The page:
At its very core, basketball isn’t complicated. If egos and personalities didn’t have to be taken into account, building rotations and designing systems wouldn’t be very difficult at all. Just let everyone fall in line according to talent and make sure their skillsets fit. Done.
It doesn’t work that way, though. Most NBA players come from a lifetime of being the best player on whichever team they’ve been on, having seen few players they would ever consider more talented than themselves. As a result, sacrificing for the betterment of the team can get complicated — and that’s before you take into account the financial impact sacrificing can have on guys.
In an article addressing whether some players might not want to play with LeBron James because of the sacrifice he inherently demands, Ric Bucher of Bleacher Report spoke to Kevin Durant, who opened up quite a bit on the topic.
”Kevin Love, he had to totally change his game to fit, to be a shooter,” Durant said. “Which, I think, he deserves way more credit for switching his game. Bosh, same way. LeBron is a player that needs to play with guys that already know how they play the game—and shooters. Like, young players that are still developing, it’s always going to be hard because he demands the ball so much, he demands control of the offense and he creates for everybody.”
It’s worth pointing out how players have had to sacrifice around Durant, too. This is by no means whatsoever a LeBron “problem.” On all teams, the best player gets the lion’s share of possessions to do with as they can, with other guys falling in around them. For some, maybe that percentage is a little more drastic, but the larger point remains.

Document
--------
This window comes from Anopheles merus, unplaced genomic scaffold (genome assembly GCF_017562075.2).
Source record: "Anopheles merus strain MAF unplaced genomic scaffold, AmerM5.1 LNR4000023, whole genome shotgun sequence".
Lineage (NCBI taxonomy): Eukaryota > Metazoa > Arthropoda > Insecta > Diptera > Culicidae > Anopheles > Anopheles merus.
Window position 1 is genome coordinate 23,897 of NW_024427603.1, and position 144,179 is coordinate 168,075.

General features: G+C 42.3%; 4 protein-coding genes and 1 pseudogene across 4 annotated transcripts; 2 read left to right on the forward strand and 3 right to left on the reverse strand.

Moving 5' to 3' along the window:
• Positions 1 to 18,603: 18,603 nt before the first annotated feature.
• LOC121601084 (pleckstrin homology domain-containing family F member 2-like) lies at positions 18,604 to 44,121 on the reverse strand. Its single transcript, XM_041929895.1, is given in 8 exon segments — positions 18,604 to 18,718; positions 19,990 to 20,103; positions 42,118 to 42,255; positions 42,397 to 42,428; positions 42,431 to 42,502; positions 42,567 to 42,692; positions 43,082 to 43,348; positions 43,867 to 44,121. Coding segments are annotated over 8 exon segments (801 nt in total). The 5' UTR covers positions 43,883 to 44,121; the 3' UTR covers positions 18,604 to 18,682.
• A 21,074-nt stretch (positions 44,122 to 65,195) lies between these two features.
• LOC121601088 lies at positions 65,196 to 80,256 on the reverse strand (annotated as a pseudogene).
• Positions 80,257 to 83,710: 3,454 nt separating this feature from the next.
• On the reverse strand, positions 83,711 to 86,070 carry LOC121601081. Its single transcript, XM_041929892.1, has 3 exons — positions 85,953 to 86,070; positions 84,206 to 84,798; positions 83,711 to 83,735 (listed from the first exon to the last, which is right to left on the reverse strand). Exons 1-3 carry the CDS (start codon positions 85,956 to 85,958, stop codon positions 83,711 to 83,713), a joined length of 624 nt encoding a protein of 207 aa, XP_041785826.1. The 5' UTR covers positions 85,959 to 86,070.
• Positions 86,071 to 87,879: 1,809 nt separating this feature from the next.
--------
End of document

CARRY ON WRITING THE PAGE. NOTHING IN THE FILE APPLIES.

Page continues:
Also worth pointing out here are the types of players Durant listed. Love and Bosh were both seen as the third-best player on their championship-level teams. So while pointing at James might make sense on some level, we’d be remiss not to mention how Dwyane Wade and Kyrie Irving also forced Bosh and Love do more with less.
If Durant were to team up with James, he wouldn’t have to sacrifice as much as the guys he mentioned. Just pointing that out. You know, for, um, reasons.
Durant then turned his attention to what playing with James might be like off the court.
”So much hype comes from being around LeBron from other people,” Durant said. “He has so many fanboys in the media. Even the beat writers just fawn over him. I’m like, we’re playing basketball here, and it’s not even about basketball at certain points. So I get why anyone wouldn’t want to be in that environment because it’s toxic. Especially when the attention is bulls--t attention, fluff. It’s not LeBron’s fault at all; it’s just the fact you have so many groupies in the media that love to hang on every word. Just get out of the way and let us play basketball.”
Well said, Kevin, Perfectly stated. Not a single issue can be found throughout that last quote. You know what? I’ll applaud. I’m literally clapping my hand against my leg as I type.
Of course James has friends in the media. That’s just good public relations. Just because Durant relies on his own burner accounts for effusive praise doesn’t mean other superstars should follow the same technique. Hell, this isn’t even a player-specific trend, either. Elite NBA coaches and executives have friends in the media, too. That’s just kind of how all this works.
Now what’s going to happen is Durant’s statements are going to be used as proof that he definitely doesn’t want to play with LeBron when, really, everything he said here can be applied to any other star he might be looking to team up with, unless he’s looking to be the lone driving force on his next team — which comes with its own complications and expectations.
Durant’s candor was certainly interesting here, but really, nothing particularly new was pointed out. This idea that James carries complications unique to him specifically is certainly fun for content, and maybe no one signs up to play with him this or any other summer moving forward. Then it’s on the front office to adjust accordingly and James to maybe rethink his approach on and off the court. Until then, though, it’s hard to argue with how James’ career has gone to this point, almost regardless of teammates.